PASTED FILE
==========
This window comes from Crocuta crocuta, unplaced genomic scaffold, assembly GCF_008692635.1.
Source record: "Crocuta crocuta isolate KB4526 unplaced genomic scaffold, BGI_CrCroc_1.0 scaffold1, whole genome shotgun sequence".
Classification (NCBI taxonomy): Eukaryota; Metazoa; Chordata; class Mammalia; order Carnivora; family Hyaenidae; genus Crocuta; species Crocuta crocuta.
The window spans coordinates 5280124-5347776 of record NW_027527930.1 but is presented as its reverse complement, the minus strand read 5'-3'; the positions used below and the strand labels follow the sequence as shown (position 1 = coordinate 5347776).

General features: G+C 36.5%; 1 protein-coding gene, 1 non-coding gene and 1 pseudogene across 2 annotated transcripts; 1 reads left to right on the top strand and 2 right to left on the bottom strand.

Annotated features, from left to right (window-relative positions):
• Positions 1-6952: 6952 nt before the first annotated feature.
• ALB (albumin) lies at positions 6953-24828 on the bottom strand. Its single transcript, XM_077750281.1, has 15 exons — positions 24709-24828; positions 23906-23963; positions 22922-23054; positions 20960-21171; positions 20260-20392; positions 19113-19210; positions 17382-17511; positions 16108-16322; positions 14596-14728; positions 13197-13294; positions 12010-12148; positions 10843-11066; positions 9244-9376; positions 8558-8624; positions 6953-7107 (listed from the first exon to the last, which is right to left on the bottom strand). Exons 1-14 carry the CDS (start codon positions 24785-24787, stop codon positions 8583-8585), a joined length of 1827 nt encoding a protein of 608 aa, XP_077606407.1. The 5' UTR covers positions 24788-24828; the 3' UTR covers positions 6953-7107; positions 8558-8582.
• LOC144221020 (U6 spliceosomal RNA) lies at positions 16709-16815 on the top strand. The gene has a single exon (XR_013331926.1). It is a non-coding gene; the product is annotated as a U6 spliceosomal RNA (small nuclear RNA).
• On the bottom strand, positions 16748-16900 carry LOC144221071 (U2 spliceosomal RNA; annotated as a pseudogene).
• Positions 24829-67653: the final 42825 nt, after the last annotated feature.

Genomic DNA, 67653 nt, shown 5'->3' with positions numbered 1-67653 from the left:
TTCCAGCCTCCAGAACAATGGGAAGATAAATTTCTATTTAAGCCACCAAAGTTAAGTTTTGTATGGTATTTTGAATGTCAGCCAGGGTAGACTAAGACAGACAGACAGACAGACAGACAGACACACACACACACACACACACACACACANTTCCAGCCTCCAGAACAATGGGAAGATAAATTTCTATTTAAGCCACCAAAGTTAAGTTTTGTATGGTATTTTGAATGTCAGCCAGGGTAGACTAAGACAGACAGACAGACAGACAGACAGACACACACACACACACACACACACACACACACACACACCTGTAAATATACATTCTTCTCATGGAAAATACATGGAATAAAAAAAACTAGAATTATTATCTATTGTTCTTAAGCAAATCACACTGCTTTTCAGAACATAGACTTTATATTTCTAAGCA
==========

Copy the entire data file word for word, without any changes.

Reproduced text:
This window comes from Crocuta crocuta, unplaced genomic scaffold, assembly GCF_008692635.1.
Source record: "Crocuta crocuta isolate KB4526 unplaced genomic scaffold, BGI_CrCroc_1.0 scaffold1, whole genome shotgun sequence".
Classification (NCBI taxonomy): Eukaryota; Metazoa; Chordata; class Mammalia; order Carnivora; family Hyaenidae; genus Crocuta; species Crocuta crocuta.
The window spans coordinates 5280124-5347776 of record NW_027527930.1 but is presented as its reverse complement, the minus strand read 5'-3'; the positions used below and the strand labels follow the sequence as shown (position 1 = coordinate 5347776).

General features: G+C 36.5%; 1 protein-coding gene, 1 non-coding gene and 1 pseudogene across 2 annotated transcripts; 1 reads left to right on the top strand and 2 right to left on the bottom strand.

Annotated features, from left to right (window-relative positions):
• Positions 1-6952: 6952 nt before the first annotated feature.
• ALB (albumin) lies at positions 6953-24828 on the bottom strand. Its single transcript, XM_077750281.1, has 15 exons — positions 24709-24828; positions 23906-23963; positions 22922-23054; positions 20960-21171; positions 20260-20392; positions 19113-19210; positions 17382-17511; positions 16108-16322; positions 14596-14728; positions 13197-13294; positions 12010-12148; positions 10843-11066; positions 9244-9376; positions 8558-8624; positions 6953-7107 (listed from the first exon to the last, which is right to left on the bottom strand). Exons 1-14 carry the CDS (start codon positions 24785-24787, stop codon positions 8583-8585), a joined length of 1827 nt encoding a protein of 608 aa, XP_077606407.1. The 5' UTR covers positions 24788-24828; the 3' UTR covers positions 6953-7107; positions 8558-8582.
• LOC144221020 (U6 spliceosomal RNA) lies at positions 16709-16815 on the top strand. The gene has a single exon (XR_013331926.1). It is a non-coding gene; the product is annotated as a U6 spliceosomal RNA (small nuclear RNA).
• On the bottom strand, positions 16748-16900 carry LOC144221071 (U2 spliceosomal RNA; annotated as a pseudogene).
• Positions 24829-67653: the final 42825 nt, after the last annotated feature.

Genomic DNA, 67653 nt, shown 5'->3' with positions numbered 1-67653 from the left:
TTCCAGCCTCCAGAACAATGGGAAGATAAATTTCTATTTAAGCCACCAAAGTTAAGTTTTGTATGGTATTTTGAATGTCAGCCAGGGTAGACTAAGACAGACAGACAGACAGACAGACAGACACACACACACACACACACACACACACANTTCCAGCCTCCAGAACAATGGGAAGATAAATTTCTATTTAAGCCACCAAAGTTAAGTTTTGTATGGTATTTTGAATGTCAGCCAGGGTAGACTAAGACAGACAGACAGACAGACAGACAGACACACACACACACACACACACACACACACACACACACCTGTAAATATACATTCTTCTCATGGAAAATACATGGAATAAAAAAAACTAGAATTATTATCTATTGTTCTTAAGCAAATCACACTGCTTTTCAGAACATAGACTTTATATTTCTAAGCA